Have you ever been to an “Eat ‘N Tweet?”
I hadn’t either until last week when I visited Han Il Kwan — an excellent Korean barbecue restaurant on Buford Highway — with a trio of lovely social media powerhouses.
With handheld devices at the ready, we all logged into Twitter and Tweeted throughout the entire meal, simultaneously pushing tiny buttons and stuffing faces, fielding questions from followers and lobbing them at our savvy and amused waitress, snapping pictures and knocking back glasses of the warm barley tea called boricha. If anyone had asked me to pat my head or rub my stomach, I think I would have lost it.
My guests for this grand experiment included:
The latter two also blog and Tweet as @blogrollers. For this event I, too, shed the name on my birth certificate and chewed as @jdkess.
We then proceeded to give a blow-by-blow of our meal and our conversation in real time, using the hashtag #eatntweet. (Anyone can read about these goings on on Twitter, even if you don’t have an account. Simply enter “#eatntweet” in the search box on www.twitter.com.)
As none of my dining companions were at all familiar with Korean barbecue, I ordered my tried-and-tested beginners meal.
If you go to a restaurant that uses live charcoal rather than gas, there’s always a great moment at the beginning of the meal. A man comes from the kitchen holding a pan of coals in a pair of those heavy duty tongs — the kind usually reserved for radioactive materials.
“Stepping outside my zone ,” Tweeted @AskWifey.
Before long the table was filled with all the small dishes of salads and kimchi that are called, collectively, ban chan.
Everyone loved the hae mul pa jun — this crisp, savory pancake filled with pieces of squid and shrimp. I Tweeted that I thought it was the best in town, and @AskWifey quickly Retweeted. I do love the way the heated cast iron serving pan not only keeps the pancake hot, it keeps it crisp.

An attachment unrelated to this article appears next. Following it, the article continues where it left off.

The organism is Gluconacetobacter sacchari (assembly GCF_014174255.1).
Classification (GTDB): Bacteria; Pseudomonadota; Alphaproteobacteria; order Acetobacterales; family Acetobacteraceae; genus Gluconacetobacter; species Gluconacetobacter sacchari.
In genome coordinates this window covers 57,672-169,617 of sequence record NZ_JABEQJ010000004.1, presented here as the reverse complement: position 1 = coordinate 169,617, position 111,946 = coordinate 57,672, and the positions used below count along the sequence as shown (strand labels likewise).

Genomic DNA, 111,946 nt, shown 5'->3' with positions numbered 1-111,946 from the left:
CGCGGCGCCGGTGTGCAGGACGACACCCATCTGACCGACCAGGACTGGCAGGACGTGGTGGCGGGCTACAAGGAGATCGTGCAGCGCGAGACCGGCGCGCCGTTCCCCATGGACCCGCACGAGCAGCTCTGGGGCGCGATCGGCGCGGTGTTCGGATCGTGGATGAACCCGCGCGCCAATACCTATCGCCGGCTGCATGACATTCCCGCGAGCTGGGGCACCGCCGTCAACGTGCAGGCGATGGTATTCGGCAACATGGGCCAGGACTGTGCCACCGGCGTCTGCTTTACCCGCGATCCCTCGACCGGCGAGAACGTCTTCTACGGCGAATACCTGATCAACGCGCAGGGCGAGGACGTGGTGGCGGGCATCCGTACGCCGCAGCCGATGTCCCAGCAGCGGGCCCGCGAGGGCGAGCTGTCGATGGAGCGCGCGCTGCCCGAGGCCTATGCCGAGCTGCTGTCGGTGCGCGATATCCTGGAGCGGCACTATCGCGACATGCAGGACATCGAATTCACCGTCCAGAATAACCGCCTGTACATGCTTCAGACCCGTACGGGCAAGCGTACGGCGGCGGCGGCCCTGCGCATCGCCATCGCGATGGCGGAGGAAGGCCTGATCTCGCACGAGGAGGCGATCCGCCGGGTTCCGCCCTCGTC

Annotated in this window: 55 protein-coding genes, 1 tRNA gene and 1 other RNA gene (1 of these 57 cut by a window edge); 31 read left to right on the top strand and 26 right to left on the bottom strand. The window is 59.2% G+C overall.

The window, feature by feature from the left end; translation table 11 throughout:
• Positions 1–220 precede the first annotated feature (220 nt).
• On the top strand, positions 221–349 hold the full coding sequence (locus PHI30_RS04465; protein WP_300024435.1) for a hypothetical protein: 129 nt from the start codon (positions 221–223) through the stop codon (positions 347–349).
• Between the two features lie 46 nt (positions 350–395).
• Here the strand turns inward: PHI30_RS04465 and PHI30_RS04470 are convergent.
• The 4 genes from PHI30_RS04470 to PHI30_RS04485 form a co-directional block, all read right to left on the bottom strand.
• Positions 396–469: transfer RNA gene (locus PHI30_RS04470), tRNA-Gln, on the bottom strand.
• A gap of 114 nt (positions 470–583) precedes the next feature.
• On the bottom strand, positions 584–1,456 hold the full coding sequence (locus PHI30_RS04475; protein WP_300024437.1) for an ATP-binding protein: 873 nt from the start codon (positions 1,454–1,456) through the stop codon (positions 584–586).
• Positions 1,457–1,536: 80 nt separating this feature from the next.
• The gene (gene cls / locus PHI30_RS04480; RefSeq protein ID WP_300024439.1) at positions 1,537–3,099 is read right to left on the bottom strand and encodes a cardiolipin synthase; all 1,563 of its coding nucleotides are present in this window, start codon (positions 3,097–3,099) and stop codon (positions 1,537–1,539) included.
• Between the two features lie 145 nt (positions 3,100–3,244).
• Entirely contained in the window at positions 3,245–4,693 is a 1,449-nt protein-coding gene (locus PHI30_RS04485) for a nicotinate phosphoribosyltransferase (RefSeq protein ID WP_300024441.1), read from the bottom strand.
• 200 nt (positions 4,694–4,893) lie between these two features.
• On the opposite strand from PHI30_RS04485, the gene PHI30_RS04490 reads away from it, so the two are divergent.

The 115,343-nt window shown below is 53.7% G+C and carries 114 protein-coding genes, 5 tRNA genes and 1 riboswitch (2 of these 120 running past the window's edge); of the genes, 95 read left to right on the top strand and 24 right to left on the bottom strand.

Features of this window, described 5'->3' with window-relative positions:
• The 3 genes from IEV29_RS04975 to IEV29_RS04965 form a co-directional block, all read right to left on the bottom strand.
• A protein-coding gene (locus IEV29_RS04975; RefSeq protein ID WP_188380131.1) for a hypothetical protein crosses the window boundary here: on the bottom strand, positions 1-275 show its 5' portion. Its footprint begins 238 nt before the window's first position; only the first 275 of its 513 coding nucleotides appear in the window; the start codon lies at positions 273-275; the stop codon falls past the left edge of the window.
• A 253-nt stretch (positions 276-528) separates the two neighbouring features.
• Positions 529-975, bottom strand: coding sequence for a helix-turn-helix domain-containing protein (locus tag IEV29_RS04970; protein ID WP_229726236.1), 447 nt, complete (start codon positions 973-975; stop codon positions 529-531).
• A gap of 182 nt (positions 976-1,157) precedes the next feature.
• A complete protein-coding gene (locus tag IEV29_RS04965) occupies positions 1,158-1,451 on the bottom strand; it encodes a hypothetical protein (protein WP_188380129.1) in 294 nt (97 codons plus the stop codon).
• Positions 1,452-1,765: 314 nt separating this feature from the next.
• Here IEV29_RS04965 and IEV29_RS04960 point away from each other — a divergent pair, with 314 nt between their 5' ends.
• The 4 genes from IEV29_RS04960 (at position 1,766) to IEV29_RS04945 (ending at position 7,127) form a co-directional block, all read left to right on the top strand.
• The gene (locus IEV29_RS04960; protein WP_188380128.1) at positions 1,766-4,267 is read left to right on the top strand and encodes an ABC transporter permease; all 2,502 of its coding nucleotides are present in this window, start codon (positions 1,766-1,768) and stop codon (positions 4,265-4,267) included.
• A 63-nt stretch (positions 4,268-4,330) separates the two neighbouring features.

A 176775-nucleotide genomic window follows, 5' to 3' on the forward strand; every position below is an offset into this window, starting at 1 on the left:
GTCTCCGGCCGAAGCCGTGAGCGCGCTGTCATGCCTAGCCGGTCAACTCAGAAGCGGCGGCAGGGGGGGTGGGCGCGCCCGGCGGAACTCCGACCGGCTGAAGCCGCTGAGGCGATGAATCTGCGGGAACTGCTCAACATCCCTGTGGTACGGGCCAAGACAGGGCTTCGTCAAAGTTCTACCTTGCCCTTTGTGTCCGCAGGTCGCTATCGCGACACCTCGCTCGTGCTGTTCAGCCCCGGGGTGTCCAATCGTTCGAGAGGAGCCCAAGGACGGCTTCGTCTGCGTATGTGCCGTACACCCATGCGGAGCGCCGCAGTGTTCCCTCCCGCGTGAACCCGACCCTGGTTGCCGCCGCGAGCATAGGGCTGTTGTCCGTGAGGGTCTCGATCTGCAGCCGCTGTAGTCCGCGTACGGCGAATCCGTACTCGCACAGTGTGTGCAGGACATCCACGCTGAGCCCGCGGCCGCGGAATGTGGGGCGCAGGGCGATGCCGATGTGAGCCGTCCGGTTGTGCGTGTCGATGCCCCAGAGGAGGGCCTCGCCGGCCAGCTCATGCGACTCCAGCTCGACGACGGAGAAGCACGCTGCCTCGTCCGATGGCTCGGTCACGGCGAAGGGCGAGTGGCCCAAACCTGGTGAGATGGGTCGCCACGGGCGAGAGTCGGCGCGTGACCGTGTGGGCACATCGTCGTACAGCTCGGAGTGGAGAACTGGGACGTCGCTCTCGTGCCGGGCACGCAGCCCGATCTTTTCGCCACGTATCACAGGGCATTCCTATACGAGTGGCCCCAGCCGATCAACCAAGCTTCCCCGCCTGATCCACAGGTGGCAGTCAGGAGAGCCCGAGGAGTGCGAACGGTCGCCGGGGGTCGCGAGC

Soon the meats began arriving. I ordered both bulgogi — thin-sliced marinated rib-eye that is stir-fried with onions in the kitchen — and galbi — short ribs that a waitress grilled for us over the coals at our table. We also opted for one order of chicken.
I showed @AskWifey how to roll the freshly grilled beef with some salad and thick, savory bean sauce in a lettuce leaf to eat.
“Korean barbeque gets a big thumbs up,” she announced to the Twitter-sphere.
Before long we were getting questions and comments. Is this as good at barbecue in New York’s Koreatown? I’d think so. How does Han Il Kwan compare to others in Atlanta? I think it’s among the best.
One person just watched us from CNN Center and drooled.
Only these dried fish (one of the ban chan selections) got a thumbs down. “Everything was yummy–except for the tiny, whole dried fish,” blogged @funkidivagirl. “I was brave enough to taste one and no thank you, I won’t eat that again; that tiny fish had the flavorful punch of a very big (smelly, fishy-tasting) fish.”
As the conversation ranged, it all went up on Twitter.
“Okay @jdkess just became my new BFF! He’s a big GoGo music fan! DC in the house!” Tweeted chatterboxcgc.
True: we discovered that we are both Washington, D.C., natives and huge fans of our hometown’s indigenous funk music.
@AskWifey was about to take her daughter to Disney World, and I told her about the time I rode the Tower of Terror to avoid losing face in front of my 10-year-old. Up it went on Twitter.
The meal was a huge hit, and everyone was making plans to return. “I have to get a list of what we ate when I go back with my family LOL,” Tweeted @funkidivagirl.
By the time I left, I was happily full, my fingers were a little sore and my iPhone smelled like barbecued meat. I also had three new friends.
If you’d like to see the meal from another perspective (with plenty of pictures of the four of us at the table), please take a look at funkidivagirl’s blog — funkidivagirl.com.